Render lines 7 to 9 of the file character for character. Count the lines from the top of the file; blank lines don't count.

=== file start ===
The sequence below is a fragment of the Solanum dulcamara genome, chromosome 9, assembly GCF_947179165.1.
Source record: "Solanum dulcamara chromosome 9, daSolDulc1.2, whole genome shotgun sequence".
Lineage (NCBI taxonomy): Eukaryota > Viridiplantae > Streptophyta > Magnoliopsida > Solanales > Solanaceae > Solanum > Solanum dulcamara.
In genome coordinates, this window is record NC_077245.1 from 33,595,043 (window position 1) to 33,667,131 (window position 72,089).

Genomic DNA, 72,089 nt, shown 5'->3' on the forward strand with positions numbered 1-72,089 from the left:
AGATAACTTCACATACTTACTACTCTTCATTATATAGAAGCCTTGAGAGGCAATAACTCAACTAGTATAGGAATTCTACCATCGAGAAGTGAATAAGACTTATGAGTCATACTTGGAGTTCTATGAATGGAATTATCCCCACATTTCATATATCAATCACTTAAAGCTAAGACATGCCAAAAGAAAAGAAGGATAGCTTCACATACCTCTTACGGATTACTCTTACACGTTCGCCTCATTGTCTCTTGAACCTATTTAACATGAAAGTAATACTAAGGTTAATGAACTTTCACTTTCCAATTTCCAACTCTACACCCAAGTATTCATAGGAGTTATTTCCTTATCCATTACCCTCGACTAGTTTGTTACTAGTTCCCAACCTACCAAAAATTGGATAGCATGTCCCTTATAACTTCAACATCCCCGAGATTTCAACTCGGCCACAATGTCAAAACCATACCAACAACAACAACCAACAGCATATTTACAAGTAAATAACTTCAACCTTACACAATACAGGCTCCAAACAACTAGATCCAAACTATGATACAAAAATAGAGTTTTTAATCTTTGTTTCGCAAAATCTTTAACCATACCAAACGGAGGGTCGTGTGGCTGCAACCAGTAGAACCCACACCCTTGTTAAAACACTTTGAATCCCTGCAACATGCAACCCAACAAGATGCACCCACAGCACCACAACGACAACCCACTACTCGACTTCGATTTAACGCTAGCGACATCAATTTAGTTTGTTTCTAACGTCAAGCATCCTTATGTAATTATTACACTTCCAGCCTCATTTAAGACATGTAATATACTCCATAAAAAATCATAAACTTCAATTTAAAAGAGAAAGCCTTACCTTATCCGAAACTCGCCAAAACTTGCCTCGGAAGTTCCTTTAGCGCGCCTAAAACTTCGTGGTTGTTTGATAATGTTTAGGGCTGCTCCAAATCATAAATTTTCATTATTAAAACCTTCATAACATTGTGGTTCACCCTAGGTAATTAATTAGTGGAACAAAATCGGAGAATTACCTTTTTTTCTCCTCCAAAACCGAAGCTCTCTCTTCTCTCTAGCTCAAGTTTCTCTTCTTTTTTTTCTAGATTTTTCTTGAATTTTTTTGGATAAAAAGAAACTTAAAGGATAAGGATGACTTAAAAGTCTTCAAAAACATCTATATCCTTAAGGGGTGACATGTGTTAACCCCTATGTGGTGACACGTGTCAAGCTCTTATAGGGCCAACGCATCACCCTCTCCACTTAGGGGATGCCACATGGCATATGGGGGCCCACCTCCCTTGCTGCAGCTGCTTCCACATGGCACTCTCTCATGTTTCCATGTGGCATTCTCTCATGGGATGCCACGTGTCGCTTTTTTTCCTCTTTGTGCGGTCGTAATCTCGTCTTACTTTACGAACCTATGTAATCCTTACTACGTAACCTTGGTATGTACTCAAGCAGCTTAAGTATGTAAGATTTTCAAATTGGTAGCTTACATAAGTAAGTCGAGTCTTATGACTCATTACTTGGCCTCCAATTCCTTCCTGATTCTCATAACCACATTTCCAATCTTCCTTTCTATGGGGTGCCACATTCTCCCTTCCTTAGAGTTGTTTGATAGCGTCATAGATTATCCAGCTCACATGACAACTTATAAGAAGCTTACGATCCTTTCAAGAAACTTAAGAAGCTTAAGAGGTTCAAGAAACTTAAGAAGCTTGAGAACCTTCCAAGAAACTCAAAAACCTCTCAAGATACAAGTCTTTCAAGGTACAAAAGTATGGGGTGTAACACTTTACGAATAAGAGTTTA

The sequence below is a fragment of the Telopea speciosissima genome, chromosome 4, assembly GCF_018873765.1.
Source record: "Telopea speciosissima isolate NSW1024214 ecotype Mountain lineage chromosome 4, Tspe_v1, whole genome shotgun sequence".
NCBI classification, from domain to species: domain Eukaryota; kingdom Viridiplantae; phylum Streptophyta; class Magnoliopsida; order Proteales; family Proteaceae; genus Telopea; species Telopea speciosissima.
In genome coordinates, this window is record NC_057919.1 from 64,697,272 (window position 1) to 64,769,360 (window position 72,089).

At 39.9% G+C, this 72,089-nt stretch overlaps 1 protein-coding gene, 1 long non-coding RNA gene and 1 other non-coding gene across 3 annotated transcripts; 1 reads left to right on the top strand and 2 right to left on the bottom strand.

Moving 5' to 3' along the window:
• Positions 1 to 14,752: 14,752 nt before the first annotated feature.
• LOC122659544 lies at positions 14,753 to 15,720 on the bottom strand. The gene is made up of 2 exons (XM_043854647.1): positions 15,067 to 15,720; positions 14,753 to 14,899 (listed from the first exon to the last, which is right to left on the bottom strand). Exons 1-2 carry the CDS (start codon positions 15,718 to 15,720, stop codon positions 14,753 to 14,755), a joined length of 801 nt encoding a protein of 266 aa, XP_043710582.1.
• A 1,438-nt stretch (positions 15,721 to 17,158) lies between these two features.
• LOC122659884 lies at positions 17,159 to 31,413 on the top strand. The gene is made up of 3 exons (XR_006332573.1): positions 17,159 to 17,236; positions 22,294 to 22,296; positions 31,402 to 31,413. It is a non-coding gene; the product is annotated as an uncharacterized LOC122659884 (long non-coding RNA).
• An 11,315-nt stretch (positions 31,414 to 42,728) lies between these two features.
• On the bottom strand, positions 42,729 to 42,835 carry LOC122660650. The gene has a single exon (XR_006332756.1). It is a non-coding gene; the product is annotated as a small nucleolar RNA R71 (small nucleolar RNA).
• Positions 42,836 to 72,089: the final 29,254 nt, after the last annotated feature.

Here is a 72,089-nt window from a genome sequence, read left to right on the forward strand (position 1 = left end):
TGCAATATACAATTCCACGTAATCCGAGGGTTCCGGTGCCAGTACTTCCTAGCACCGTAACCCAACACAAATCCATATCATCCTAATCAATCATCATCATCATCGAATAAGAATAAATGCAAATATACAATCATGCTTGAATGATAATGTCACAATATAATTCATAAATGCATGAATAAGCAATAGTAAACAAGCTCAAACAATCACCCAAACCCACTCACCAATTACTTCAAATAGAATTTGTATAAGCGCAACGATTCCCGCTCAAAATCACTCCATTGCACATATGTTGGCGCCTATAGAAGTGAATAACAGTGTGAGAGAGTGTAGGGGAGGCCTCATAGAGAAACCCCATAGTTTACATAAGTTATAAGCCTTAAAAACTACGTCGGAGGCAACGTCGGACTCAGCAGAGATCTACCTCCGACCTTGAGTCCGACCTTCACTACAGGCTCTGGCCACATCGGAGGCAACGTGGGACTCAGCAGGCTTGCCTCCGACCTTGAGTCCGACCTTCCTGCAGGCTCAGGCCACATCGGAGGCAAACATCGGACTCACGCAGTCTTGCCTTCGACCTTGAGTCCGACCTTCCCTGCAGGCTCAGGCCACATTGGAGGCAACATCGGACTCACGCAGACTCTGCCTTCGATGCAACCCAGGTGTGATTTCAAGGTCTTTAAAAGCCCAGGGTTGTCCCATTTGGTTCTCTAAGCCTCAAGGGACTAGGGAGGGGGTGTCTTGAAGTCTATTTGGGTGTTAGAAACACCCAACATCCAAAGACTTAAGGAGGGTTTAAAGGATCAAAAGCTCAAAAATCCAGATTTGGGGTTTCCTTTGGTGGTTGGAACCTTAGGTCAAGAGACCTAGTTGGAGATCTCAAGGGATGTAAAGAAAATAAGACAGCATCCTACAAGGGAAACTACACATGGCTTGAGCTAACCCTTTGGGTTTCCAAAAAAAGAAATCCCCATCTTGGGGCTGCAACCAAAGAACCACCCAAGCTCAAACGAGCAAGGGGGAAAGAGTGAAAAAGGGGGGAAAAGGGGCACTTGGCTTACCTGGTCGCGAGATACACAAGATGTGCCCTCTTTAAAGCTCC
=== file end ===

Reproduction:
The sequence below is a fragment of the Telopea speciosissima genome, chromosome 4, assembly GCF_018873765.1.
Source record: "Telopea speciosissima isolate NSW1024214 ecotype Mountain lineage chromosome 4, Tspe_v1, whole genome shotgun sequence".
NCBI classification, from domain to species: domain Eukaryota; kingdom Viridiplantae; phylum Streptophyta; class Magnoliopsida; order Proteales; family Proteaceae; genus Telopea; species Telopea speciosissima.